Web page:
The government of Saudi Arabia has prioritized economic and social development in its ambitious Vision 2030, which was introduced by His Royal Highness Prince Mohammed Bin Salman Alsaud the Deputy Crown Prince of the Kingdom of Saudi Arabia. The country seeks to diversify its economy and the higher education is among the most important sectors facing tremendous development. Therefore, the achievement of desirable academic outcomes relies heavily on the effective leadership of institutions of higher education.
The aim of the current quantitative study was to evaluate the leadership styles of Saudi leaders in Saudi Arabian universities. Additionally, it sought to determine if there are differences in leadership styles due to the educational institution where Saudi university leaders obtained their post-secondary education, and the self-rated scores of leadership styles on the Multifactor Leadership Questionnaire (commonly known as the MLQ; Avolio & Bass, 2004).
This quantitative study used an online survey instrument to capture 66 responses from Saudi higher education leaders holding various senior positions in local institutions. Of these, 48 were sufficiently complete for data analysis. The study will assessed the dimensions of transformational, transactional, and passive-avoidant leadership of university leaders in Saudi Arabia as perceived by the leaders.
The major findings of this study included demographic data such as the majority of the respondents being between the ages of 55 and 64 years old (35.4%), 85.4% of the leaders having a doctorate degree as the highest education level, and 75% having achieved their education in foreign countries. The ANOVA analysis demonstrated that there were no significant differences in any of the 9 MLQ (5x-short) subscale scores of the university leaders who had completed their highest education level in Saudi Arabia versus those who had attained their education in western countries.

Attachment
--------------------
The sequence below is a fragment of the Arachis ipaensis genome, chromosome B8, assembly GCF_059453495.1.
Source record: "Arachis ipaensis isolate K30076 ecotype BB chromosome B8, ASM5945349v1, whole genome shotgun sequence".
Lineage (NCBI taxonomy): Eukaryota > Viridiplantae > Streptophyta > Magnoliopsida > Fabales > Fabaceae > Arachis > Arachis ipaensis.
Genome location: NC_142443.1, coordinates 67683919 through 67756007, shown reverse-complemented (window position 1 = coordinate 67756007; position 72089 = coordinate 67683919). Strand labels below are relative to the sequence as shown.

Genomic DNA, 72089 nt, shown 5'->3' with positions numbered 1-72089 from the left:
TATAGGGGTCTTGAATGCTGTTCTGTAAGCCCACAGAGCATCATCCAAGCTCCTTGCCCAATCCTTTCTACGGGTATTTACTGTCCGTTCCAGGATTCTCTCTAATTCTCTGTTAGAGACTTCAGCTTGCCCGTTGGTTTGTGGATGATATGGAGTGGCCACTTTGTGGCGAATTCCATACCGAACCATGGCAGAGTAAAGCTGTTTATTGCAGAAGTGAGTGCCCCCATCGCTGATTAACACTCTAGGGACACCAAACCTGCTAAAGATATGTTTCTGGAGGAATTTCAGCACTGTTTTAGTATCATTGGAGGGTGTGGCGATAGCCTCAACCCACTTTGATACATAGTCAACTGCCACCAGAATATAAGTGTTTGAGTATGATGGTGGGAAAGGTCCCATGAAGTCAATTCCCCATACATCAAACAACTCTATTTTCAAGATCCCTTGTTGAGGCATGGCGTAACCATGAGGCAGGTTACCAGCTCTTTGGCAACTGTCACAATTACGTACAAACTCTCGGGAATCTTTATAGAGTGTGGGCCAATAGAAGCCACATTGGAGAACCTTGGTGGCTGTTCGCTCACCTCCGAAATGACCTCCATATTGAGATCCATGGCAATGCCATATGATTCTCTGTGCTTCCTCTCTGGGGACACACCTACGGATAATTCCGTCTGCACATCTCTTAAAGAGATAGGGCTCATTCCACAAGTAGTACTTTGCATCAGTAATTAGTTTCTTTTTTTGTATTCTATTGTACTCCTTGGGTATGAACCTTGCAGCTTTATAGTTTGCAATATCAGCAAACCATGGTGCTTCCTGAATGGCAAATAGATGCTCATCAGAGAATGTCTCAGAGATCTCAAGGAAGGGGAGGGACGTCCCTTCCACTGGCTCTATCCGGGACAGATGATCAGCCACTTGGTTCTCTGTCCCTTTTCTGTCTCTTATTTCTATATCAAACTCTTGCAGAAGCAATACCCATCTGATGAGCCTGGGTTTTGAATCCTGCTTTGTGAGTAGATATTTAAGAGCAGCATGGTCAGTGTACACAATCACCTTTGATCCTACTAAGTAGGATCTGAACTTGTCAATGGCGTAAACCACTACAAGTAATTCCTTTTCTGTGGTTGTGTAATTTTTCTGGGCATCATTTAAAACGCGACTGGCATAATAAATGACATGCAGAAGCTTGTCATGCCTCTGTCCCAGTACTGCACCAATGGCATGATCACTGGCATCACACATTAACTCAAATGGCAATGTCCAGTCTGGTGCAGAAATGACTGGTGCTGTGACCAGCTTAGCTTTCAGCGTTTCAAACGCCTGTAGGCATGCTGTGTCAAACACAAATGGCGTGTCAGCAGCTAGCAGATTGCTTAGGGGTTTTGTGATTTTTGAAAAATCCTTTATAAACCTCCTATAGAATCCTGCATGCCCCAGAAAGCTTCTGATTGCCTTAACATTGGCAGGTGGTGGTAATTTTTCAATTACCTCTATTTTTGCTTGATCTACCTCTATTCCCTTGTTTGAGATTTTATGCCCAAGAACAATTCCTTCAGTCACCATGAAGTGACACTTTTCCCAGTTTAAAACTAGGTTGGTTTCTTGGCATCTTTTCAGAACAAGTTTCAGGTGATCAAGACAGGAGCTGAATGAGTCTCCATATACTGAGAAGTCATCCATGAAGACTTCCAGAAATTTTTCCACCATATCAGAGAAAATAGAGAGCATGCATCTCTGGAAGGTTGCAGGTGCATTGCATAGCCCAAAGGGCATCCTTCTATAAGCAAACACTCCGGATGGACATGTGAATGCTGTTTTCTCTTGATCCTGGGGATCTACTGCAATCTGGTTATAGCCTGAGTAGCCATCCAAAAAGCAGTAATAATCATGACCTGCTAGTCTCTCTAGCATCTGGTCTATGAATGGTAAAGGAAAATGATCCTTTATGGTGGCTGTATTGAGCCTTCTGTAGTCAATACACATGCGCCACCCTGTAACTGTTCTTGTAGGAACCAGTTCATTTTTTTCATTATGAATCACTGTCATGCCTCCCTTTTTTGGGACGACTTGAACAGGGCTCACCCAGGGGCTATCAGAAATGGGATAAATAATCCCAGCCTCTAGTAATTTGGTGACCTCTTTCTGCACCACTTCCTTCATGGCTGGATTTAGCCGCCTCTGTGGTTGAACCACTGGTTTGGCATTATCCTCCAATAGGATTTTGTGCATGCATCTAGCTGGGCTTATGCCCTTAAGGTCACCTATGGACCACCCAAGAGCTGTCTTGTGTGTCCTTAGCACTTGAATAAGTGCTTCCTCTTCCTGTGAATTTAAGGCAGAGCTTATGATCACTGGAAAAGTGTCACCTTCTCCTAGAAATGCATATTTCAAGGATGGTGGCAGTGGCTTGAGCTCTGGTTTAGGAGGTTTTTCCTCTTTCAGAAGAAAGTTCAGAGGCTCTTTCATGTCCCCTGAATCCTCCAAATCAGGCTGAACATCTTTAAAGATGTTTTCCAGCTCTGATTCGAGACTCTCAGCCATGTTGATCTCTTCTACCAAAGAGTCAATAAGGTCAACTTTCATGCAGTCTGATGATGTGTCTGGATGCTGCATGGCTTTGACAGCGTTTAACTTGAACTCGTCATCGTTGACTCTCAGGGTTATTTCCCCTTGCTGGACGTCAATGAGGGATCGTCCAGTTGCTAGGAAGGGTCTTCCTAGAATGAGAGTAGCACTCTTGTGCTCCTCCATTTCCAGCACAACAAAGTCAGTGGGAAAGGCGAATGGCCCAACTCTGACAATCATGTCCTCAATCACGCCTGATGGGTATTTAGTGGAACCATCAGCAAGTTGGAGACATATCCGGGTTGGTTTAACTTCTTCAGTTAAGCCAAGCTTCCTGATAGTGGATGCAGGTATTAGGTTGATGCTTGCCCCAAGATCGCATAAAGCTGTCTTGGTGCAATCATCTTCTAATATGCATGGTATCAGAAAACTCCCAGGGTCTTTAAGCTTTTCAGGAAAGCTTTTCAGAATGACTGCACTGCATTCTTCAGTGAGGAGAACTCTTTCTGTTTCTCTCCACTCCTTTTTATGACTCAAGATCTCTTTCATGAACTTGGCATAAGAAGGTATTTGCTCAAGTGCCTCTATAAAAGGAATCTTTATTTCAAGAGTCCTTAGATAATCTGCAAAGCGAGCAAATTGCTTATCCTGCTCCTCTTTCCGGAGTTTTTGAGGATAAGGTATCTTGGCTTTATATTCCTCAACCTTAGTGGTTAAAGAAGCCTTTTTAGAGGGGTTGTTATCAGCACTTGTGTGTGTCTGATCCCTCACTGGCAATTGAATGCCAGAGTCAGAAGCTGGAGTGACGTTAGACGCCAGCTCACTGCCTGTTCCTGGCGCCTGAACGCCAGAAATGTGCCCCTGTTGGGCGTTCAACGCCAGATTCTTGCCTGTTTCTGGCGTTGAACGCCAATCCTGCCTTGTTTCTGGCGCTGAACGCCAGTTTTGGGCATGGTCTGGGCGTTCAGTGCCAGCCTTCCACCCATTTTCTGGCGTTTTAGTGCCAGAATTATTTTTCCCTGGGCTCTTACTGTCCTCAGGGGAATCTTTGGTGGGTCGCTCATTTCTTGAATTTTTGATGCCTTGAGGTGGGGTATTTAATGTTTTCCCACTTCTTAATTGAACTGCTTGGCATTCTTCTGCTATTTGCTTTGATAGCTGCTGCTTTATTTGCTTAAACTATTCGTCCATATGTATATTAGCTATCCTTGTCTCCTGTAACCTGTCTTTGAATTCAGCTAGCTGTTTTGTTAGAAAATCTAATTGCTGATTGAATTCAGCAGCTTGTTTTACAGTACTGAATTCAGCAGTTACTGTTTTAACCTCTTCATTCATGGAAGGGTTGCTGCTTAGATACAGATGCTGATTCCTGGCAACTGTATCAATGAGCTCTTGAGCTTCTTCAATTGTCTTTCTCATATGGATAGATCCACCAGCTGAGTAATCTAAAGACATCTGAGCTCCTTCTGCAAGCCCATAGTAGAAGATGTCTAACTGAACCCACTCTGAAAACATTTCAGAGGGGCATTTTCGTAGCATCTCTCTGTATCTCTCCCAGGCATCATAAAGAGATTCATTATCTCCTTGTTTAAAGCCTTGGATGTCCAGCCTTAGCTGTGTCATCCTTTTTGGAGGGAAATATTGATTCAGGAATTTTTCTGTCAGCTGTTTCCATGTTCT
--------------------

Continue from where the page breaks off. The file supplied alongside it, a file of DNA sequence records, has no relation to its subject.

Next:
The study focused on self-evaluations, as the participants completed the questionnaires about their perceptions. Future studies can: incorporate 360-degree profiles that consider the views of followers and superiors (such as the MLQ 360, LPI 360, and the Checkpoint 360), adopt different research designs or implement a comparative analysis of different regions within a country, or replicate the study in other sectors.
|Advisor:||Stephens, Ronald D.|
|Commitee:||Schmieder-Ramirez, June, Sparks, Paul|
|School Location:||United States -- California|
|Source:||DAI-A 79/03(E), Dissertation Abstracts International|
|Subjects:||Management, Organizational behavior|
|Keywords:||Education background, Leadership, Leadership styles, Mlq, Saudi arabia, Saudi university leaders|
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